@zander I will try and make a video on my next attempt. I just built a work bench 4ft x 8ft x 3/4 ply. I am hoping that will be a stable enough surface.
It may be a few weeks though.
Look forward to hearing any feed-back from my pics and/or video.
Yes, even the lightest weight AirCrete will resist rodents. You can easily make it denser by add less foam. or you can use a 1/1 sand/cement mixture.
AirCrete is much like concrete in relation to moisture. It does absorb some moisture on the surface if it isn't sealed. any good sealer should be effective with AirCrete
@K2 You are completely right in your assesment. You also have to take into consideration that this is something that was built in Philippines. I guess they did not require engineering specs there and that it have been built like an accessory building. This is akin to the mini house movement, that is not allowed in many states because of regulations. I guess a real solution lies somewhere between this foamed celular concrete and a better reinforced version. This mix should have some sand, and be made with magnesium oxide concrete, which is stronger. I would also look for a better foamer that is more stable and last longer and reinforce with basalt rebar to avoid rust in the future. As I have said before, a sandwiched structure with the celular concrete in the middle, then an external layer of regular full strengh shotcrete and an internal layer of magnesium oxide cement would make for the ultimate structure. When I finish my test subjects I will send them to an engineering firm to do a proper compression and tensile strengh test and post some results. I have too many projects now but will definitely share when I finish mine. The ones they do use a fiber to reinforce the celular concrete,but still it would need a proper test to get to final numbers. I think this type of material is stronger than wood, but not stronger than regular concrete. Eventually I will have my answer and will share here.
You can use foamed concrete for insulation, but I'd be sure you have a structural engineer check the design of any load bearing foundation. You'll be ok with enough surface area and strong enough beams to transfer and spread all the forces over the foamed concrete, but you need to design this.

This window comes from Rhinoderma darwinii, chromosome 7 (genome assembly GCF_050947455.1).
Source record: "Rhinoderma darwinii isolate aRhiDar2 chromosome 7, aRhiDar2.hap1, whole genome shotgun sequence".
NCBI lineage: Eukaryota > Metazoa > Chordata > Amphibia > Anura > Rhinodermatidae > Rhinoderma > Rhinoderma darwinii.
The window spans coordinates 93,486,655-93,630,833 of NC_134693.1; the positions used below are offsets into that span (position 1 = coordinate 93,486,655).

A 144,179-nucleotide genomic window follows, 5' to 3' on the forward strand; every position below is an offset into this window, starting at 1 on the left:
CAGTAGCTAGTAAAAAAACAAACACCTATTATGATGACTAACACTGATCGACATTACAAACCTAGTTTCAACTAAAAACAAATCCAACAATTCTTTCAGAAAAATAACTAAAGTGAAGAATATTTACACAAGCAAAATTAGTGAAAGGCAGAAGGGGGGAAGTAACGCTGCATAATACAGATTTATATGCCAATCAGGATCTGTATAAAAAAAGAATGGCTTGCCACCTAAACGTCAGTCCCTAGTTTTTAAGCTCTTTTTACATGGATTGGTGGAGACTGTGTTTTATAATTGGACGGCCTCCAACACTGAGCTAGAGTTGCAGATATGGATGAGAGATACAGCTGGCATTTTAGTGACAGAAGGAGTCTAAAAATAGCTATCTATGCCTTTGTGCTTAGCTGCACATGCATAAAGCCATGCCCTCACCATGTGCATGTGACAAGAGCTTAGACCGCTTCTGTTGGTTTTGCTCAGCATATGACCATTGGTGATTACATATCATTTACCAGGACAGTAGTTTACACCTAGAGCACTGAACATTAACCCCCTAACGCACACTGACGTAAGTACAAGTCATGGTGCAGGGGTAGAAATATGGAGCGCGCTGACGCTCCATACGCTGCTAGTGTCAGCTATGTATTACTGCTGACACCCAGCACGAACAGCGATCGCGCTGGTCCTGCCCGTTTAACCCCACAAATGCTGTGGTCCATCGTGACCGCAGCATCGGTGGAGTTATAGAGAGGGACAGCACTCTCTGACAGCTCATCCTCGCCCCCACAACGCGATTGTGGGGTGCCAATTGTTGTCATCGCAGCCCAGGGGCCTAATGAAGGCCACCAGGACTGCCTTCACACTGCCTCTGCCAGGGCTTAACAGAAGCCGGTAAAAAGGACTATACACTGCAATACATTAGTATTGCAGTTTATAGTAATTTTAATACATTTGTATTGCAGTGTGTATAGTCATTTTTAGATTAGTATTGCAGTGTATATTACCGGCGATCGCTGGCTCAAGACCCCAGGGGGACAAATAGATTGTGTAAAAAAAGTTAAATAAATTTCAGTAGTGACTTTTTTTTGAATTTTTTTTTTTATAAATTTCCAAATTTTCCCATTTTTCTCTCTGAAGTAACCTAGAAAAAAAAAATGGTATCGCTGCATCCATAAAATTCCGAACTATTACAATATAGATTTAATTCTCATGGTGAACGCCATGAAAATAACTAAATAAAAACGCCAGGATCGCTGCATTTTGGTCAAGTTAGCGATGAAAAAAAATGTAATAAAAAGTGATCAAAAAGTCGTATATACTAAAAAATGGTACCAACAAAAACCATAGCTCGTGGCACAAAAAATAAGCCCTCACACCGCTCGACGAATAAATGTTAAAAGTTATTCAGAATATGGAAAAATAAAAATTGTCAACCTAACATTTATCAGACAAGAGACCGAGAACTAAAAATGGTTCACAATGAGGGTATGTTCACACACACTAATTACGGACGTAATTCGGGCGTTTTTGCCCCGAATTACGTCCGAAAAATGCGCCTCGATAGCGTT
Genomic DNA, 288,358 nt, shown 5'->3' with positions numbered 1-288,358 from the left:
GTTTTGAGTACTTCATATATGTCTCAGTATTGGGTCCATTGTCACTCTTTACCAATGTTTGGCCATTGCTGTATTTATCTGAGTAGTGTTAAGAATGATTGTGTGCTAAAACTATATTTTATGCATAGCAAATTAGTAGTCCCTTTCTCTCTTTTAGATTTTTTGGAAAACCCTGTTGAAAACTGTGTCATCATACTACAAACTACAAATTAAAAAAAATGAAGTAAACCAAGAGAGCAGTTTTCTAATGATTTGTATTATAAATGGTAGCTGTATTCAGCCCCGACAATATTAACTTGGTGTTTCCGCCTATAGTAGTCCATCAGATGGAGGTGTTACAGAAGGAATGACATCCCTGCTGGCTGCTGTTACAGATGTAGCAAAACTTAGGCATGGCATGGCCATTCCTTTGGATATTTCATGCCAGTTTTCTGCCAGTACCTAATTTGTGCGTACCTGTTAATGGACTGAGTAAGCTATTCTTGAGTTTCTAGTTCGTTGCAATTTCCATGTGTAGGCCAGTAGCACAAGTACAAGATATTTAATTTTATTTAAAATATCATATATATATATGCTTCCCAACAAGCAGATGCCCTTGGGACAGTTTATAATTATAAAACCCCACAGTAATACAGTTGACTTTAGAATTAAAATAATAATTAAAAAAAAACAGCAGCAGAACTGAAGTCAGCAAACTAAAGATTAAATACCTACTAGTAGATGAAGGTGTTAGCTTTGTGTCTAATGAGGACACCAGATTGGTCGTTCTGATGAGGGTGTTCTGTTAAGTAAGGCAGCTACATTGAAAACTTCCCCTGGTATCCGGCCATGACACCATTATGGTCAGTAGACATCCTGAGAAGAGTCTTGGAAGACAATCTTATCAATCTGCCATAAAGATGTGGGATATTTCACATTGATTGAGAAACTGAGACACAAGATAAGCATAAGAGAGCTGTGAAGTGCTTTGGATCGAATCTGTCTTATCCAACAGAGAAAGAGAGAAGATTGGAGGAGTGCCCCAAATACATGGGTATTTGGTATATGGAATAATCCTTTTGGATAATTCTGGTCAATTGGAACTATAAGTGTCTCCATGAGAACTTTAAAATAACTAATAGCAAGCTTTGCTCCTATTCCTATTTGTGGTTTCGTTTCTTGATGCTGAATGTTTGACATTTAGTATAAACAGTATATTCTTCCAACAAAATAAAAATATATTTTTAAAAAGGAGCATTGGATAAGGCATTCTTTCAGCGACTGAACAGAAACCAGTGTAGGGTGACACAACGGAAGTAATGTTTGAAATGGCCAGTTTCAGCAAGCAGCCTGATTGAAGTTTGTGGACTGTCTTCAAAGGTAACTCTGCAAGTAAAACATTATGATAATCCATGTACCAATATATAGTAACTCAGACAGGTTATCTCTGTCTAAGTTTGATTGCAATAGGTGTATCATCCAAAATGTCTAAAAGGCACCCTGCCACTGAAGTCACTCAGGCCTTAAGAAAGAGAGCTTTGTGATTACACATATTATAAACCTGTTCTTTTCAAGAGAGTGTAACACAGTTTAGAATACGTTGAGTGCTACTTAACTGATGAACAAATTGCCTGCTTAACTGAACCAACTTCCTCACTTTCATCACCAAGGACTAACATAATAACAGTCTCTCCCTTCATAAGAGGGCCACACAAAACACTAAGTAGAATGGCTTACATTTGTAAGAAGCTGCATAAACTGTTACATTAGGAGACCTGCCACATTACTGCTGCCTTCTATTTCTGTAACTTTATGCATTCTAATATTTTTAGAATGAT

Joe is correct, you do not need an autoclave for foamed concrete. There are concrete blocks and other shapes that are available in autoclaved cellular concrete - they have higher strength than what is generally made using foamed concrete.
NO. You'll have very, very low strength. You need to use portland cement. You can and should use fly ash in your recipe (your mix design to concrete people). Fly ash is a polozan - the secret of the Roman Empire. That's why a lot of their buildings are still standing hundreds of years later.
Your mix design is critical for a lot of reasons. You need strength, you want low shrinkage, you don't want your concrete to constantly be shedding dust, you don't want the surface to pop loose, and a lot of other things. Get a good mix design before you start! Pay very close attention to water cement ratio! Too much water will ruin your mix. It is best to do a lot of reading about foamed concrete before you begin. You don't want to build a nice looking structure, only to watch it crumble over time.
I wouldn't use foamed concrete for a floor surface, as it is not strong enough to withstand the wear a floor gets. You don't want to have chair legs digging holes in your floor. I would suggest that if you poured a thick layer (15 cm or 6") of foamed concrete, then poured a 5 cm or 3" layer of 4000 psi concrete over the top, you'd have a good surface with insulation from the ground. I would not use foamed concrete in any load bearing portions of the floor! Your structure needs to be sitting on hi strength concrete or something that will hold the expected forces that the foundation will see during the life of the building. If your foundation is not strong enough, it will crack and shift, which will crack and shift the whole house.
Awesome! When I get back to work next week I want to order a block as well so I can look at it and dream of when I eventually build my own home. I'm homeless but live on the semi I drive and make very good money.
Sounds like a great idea, but I dont see that the airkrete and the aircrete(domegaia cellular concrete) have the same consistency. What seem to make airkrete an insulator is the magnesium concrete properties. Portland cement behaves differently. The aircrete or cellular concrete mixture that is shown on the domegaia videos looks much denser than that foam of the airkrete company. Since they are 2 completely different products then you may need to contract someone that is a specialist in airkrete. I guess you could inject cellular concrete by yourself, but you would have to use a different formula and experiment to get to that foamy consistency of the airkrete.com website. You wont have the same properties, though. The magnesium concrete absorbs CO2 while its curing and cures much faster than cellular concrete. I have not seen anyone successfully spray the aircrete on the domegaia videos or cellular concrete in any other video. The spraying process would surely kill the foaming that you had to achieve to get the aircrete. Spraying requires going to a fine nozzle under high pressure and the airkrete you are talking about is already a foam that is "injected". Check this : http://www.greenhomebuilding.com/QandA/manufactured/magnesiumoxide.htm